Tuesday, February 05, 2013

Gossip, says Proust in Sodom and Gomorrah, 'prevents the mind from falling asleep over the factitious view which it has of what it imagines things to be and which is actually no more than their outward appearance. It turns this appearance inside out with the magic dexterity of an idealist philosopher and rapidly presents to our gaze an unsuspected corner of the reverse side of the fabric.' And as this implies, In Search of Lost Time is deeply concerned with epistemology – almost everyone is confidently wrong about almost everything almost all the time. But I wonder if anyone else has noticed that the fourth volume of the novel also contains an interesting example of what analytic philosophers call a Gettier Case?

Although the character of the Baron de Charlus is indeed a gay man, 'if in the world of painters and actors M. de Charlus had such a bad reputation, this was due to their confusing him with a Comte Leblois de Charlus who was not even related to him (or, if so, the connexion was extremely remote), and who had been arrested, possibly by mistake, in the course of a notorious police raid. In short, all the stories related of our M. de Charlus referred to the other. Many professionals swore that they had had relations with M. de Charlus, and did so in good faith, believing that the false M. de Charlus was the true one, the false one possibly encouraging, partly from an affectation of nobility, partly to conceal his vice, a confusion which was for a long time prejudicial to the real one (the Baron we know), and afterwards, when he had begun to go down the hill, became a convenience, for it enabled him likewise to say: "It isn’t me." And in the present instance it was not him to whom the rumours referred.'

Do these people – the 'professionals' – know that the Baron de Charlus (as opposed to Comte de Leblois Charlus) is gay?

For a long time philosophers tended to agree, following Plato's Theaetetus, that you can be said to know a fact if and only if you have a true and justified belief in that fact. The professionals' belief that the Baron de Charlus is gay is, first of all, true, since the Baron de Charlus is indeed gay; and, second, justified, since if you hear about a certain M. de Charlus getting caught in a notorious police raid, and you have no reason to think there exists any other M. de Charlus than the Baron de Charlus, that is, by any practical standard, evidence enough to conclude that the Baron de Charlus is gay.

So the professionals have a true and justified belief that the Baron de Charlus is gay. And yet it doesn't seem to us that they really know that the Baron de Charlus is gay, since all their 'evidence' refers to a totally different guy (Comte Leblois de Charlus). Where does that leave our definition of knowledge?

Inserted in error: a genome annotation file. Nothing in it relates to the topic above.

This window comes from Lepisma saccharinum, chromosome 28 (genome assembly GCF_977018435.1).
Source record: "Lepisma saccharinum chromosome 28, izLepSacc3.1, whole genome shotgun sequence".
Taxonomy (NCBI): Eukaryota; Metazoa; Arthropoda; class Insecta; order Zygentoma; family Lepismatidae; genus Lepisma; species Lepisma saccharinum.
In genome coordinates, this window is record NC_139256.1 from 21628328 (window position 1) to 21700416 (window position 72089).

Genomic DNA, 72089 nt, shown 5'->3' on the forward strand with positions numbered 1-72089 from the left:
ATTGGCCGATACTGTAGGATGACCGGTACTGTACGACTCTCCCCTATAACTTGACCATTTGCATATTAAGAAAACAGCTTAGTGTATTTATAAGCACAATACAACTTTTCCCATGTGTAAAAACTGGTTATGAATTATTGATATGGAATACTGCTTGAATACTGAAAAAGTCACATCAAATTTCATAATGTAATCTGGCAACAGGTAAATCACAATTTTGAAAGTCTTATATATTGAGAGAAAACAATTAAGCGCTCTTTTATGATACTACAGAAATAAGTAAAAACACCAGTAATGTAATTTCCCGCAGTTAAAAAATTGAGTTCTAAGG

Cases like these are called Gettier Cases because they were formalised in 1963 by the American philosopher Edmund Gettier in a paper called 'Is True Justified Belief Knowledge?' When I was studying philosophy at university, we were told the following story. Gettier was on the point of losing his teaching job at Wayne State University because he'd never bothered to publish any research. This was pointed out to him and he responded, more or less, 'Oh, all right then, I'll throw something together over the weekend.' The resulting essay, only three pages long, demolished an epistemological dogma that had stood for thousands of years and became one of the most famous and influential philosophical papers of the twentieth century. Knowing that his job was now secure forever, Gettier never published anything again.

The truth is presumably a bit less satisfying. (For one thing, whatever I may have said up there about how 'philosophers tended to agree, following Plato's Theaetetus', there's some debate over whether anyone except first-term undergraduates has ever genuinely taken knowledge to be as simple as justified true belief. 'It isn't easy to find many really explicit statements of a JTB analysis of knowledge prior to Gettier,' writes Alvin Plantinga. 'It is almost as if a distinguished critic created a tradition in the very act of destroying it.') Regardless, to me, the myth presents Gettier as a very Proustian character. From Sodom and Gomorrah again, only a few pages earlier:

Mme. Verdurin 'was convinced that [Ski] would have developed that aptitude into talent if he had been less indolent. This indolence seemed to the Mistress to be actually an additional gift, being the opposite of hard work which she regarded as the lot of people devoid of genius.'

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